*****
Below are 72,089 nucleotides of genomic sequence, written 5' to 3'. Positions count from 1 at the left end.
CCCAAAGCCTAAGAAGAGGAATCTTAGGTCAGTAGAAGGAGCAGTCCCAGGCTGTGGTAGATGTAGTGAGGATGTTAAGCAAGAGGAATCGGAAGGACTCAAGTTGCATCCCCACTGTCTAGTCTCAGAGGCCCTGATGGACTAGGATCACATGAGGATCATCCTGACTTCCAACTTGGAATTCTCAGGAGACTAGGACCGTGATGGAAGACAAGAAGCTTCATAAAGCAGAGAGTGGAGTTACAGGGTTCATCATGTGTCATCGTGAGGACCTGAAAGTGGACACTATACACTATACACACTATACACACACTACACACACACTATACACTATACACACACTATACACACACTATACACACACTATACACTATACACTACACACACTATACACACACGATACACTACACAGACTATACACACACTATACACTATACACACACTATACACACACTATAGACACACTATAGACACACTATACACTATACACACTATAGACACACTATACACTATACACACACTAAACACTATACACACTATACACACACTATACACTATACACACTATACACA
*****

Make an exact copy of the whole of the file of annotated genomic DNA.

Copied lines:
Below are 72,089 nucleotides of genomic sequence, written 5' to 3'. Positions count from 1 at the left end.
CCCAAAGCCTAAGAAGAGGAATCTTAGGTCAGTAGAAGGAGCAGTCCCAGGCTGTGGTAGATGTAGTGAGGATGTTAAGCAAGAGGAATCGGAAGGACTCAAGTTGCATCCCCACTGTCTAGTCTCAGAGGCCCTGATGGACTAGGATCACATGAGGATCATCCTGACTTCCAACTTGGAATTCTCAGGAGACTAGGACCGTGATGGAAGACAAGAAGCTTCATAAAGCAGAGAGTGGAGTTACAGGGTTCATCATGTGTCATCGTGAGGACCTGAAAGTGGACACTATACACTATACACACTATACACACACTACACACACACTATACACTATACACACACTATACACACACTATACACACACTATACACTATACACTACACACACTATACACACACGATACACTACACAGACTATACACACACTATACACTATACACACACTATACACACACTATAGACACACTATAGACACACTATACACTATACACACTATAGACACACTATACACTATACACACACTAAACACTATACACACTATACACACACTATACACTATACACACTATACACA